Before you watch the sequel, you might want to re-watch the first movie.
Find it in the catalog!

Date Night: Comedy Mashup

Date Night, currently in theaters, stars two of the most popular comic actors in America: Tina Fey and Steve Carell. These two funny people rub shoulders every Thursday night on NBC (Carell on the The Office, Fey on 30 Rock), but this is our first opportunity to see them share screen-time. Date Night casts the duo as a 40-something couple who are afraid to admit that their marriage is in a rut. When Carell suggests a night out on the town as a respite from their routine, things go drastically awry. The mistaken identity/suburbanites out of their element scenario has been done countless times, so plot-wise this is nothing you haven't seen before. (This script may well have been pitched as The Out-of-Towners meets The In-Laws.) The real draw here is the opportunity to see these two fine comic sensibilities play off each other, and the film succeeds on that level. Fey's notoriously wry wit is a great match for Carell's equally well known aptitude for charming idiocy. Ultimately, they bring a certain amount of tenderness to the relationship they're enacting. Keep an eye out for James Franco and Mila Kunis, who nearly steal the movie with their hilarious bickering. Directed by Shawn Levy (Just Married, Night at the Museum).

Follow the jump for a look at their respective filmographies.

Tuesday, May 11, 2010

Lee DeWyze celebrations planned for Friday

Last week the very enthusiastic and helpful Harry Connick Jr. guided (and composed for and accompanied) the Top 5 on American Idol as they sang Frank Sinatra songs. Lee DeWyze's "That's Life" stood out as the best performance of the night, and on Wednesday's results show he was the first contestant revealed to be safe. Tonight the Top 4 contestants (Lee, Crystal Bowersox, Michael Lynche, and Casey James) perform songs from the movies. The three contestants that make the cut on Wednesday night's results show will then travel to their hometowns for parades, interviews, and other celebrations. If Lee continues on, he will be in the Mount Prospect and Chicago area this Friday! Wednesday night tickets will become available for Lee's Friday concert at Arlington Park at For more information about the concert click here.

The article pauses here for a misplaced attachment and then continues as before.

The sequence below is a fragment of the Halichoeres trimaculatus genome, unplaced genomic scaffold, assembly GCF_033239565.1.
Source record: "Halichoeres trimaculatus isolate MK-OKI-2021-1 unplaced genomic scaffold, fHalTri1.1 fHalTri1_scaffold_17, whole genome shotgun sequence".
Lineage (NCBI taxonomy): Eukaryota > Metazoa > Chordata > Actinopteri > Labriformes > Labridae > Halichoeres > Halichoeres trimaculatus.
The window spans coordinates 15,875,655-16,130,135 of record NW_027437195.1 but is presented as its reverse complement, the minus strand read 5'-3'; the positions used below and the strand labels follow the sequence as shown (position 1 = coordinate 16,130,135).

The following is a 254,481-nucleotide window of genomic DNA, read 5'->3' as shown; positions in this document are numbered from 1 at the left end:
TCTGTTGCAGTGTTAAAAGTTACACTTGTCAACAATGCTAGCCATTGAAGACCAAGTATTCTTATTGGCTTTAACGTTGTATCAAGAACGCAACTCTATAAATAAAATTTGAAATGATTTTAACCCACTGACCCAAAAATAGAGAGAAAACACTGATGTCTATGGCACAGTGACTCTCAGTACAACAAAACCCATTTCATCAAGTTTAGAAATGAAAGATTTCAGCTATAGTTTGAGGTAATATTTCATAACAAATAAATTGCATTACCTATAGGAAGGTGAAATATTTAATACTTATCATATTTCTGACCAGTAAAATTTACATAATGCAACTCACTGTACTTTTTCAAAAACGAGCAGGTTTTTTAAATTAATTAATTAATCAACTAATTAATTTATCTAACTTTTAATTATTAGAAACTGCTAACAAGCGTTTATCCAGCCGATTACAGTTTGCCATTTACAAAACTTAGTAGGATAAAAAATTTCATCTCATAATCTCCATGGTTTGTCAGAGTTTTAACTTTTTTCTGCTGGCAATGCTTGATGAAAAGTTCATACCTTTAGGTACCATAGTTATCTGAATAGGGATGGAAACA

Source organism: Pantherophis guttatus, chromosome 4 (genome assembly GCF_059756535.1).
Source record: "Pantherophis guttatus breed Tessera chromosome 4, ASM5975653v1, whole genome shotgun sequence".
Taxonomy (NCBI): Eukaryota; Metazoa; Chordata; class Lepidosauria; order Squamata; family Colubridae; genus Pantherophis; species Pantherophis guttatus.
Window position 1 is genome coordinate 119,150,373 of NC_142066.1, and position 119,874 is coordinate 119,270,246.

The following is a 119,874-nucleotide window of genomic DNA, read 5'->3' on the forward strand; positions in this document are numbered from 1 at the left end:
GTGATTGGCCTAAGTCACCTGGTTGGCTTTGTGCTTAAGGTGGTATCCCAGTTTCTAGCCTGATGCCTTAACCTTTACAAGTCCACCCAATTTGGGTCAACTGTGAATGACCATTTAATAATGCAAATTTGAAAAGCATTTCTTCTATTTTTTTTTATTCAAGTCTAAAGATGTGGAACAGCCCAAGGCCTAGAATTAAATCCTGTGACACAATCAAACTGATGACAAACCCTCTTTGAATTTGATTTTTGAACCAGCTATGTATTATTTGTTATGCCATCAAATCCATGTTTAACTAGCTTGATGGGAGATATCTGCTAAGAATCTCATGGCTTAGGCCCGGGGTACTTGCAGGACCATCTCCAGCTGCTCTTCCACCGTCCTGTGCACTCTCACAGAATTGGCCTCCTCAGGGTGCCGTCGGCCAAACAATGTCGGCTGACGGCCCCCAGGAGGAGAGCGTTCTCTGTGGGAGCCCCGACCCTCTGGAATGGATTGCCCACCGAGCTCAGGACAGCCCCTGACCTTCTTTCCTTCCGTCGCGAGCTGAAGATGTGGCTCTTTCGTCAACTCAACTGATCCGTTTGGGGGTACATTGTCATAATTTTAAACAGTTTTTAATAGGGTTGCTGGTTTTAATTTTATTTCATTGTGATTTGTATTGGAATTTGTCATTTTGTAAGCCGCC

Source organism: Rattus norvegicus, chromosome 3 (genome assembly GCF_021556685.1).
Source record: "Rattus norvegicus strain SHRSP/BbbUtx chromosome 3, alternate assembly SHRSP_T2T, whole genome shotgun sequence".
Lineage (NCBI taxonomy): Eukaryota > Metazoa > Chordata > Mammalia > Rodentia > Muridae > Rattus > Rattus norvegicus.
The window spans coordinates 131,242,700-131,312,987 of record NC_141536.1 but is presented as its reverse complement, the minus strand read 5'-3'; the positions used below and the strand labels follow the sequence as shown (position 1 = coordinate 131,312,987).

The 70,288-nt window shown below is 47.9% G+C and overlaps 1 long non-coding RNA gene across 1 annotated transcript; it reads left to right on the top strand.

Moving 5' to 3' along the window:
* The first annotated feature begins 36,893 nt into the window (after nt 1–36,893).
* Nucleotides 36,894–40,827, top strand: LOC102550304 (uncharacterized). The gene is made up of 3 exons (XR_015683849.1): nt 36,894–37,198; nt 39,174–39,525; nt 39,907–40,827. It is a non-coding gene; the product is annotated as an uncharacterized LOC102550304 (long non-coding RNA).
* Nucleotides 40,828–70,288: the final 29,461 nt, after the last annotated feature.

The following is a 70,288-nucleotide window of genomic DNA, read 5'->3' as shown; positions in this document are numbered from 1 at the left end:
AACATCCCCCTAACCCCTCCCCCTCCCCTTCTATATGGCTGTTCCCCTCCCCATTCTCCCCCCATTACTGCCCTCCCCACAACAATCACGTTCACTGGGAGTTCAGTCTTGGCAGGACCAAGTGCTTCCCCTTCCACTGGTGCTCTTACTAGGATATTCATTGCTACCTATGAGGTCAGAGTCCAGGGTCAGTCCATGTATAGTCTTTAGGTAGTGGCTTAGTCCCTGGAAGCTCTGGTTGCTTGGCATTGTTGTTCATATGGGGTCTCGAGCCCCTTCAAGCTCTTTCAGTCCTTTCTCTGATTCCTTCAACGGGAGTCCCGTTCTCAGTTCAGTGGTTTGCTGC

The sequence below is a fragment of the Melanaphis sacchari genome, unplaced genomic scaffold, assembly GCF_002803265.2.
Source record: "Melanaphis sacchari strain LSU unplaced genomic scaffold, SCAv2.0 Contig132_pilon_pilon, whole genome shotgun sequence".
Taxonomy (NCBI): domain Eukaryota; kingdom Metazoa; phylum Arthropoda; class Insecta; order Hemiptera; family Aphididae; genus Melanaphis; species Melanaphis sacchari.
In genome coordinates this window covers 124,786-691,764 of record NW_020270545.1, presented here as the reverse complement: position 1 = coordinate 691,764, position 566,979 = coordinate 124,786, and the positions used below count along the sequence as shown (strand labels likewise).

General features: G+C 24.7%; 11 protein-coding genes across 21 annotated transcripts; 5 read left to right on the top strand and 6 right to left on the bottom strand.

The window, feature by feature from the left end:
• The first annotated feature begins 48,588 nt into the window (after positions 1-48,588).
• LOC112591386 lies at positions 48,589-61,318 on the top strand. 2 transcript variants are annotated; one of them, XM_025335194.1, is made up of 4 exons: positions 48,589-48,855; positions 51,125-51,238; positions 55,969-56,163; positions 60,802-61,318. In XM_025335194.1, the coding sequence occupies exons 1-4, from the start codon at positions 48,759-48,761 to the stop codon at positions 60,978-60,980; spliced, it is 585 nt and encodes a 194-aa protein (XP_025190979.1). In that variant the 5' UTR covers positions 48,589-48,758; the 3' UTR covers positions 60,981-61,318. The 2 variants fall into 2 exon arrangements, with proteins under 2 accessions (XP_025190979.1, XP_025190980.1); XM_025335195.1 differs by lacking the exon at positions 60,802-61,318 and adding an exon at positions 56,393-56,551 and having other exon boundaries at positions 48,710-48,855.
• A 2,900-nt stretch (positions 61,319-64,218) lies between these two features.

Mount Prospect is ready to welcome home Lee DeWyze. In the morning Lee will do TV and radio interviews before throwing out the first pitch at the Cubs game at 1:30. At 4:30 there will be a parade along Northwest Highway, followed by the Arlington Park concert at 6:30. Read the Daily Herald article If he makes the cut, Arlington Park will host Lee DeWyze party to read more about the celebrations planned for Friday.

And don't forget to VOTE VOTE VOTE tonight!

Get ready for 5 1/2 hours of Lost on May 23

Lost fans were already preparing for a two hour series finale on Sunday, May 23. Now that the show is done taping and has been edited, the last episode has been extended by an additional 30 minutes. Here is the Lost TV line-up for May 23:

6-8 PM: Lost: The Final Journey
8-10:30 PM: Series finale
11:05 PM-12:05 AM: Jimmy Kimmel Live!: Aloha to Lost

If you missed any of the episodes so far this season you can still catch up by watching the shows at ABC's Lost website.

Visit The Lost Archives on Jimmy Kimmel's website for interviews with cast members and other hilarious videos featuring Kimmel.

You'll also want to check out this week's Lost cover issue from Entertainment Weekly. The magazine put out ten collector's covers in addition to the group one shown on the left. The collector's covers each feature one cast member with the appropriate send-off ("We'll miss you, Sawyer"). The castaways with their own covers are Jack, Sawyer, Kate, Locke, Sayid, Jin, Sun, Claire, Hurley, and Ben. You can buy the collector's covers here, or buy a subscription and get the Jack, Sawyer, and Kate covers for free! I was happy to see that Sawyer was on my issue I received in the mail!

Related articles:
This week's cover: The end of 'Lost'
ABC expands 'Lost' finale by an extra half-hour!
'Lost' producer: finale has new sets, questions

Lost: What Should the Cast Do Next?

Monday, May 10, 2010

My Top 25 Hip-Hop Records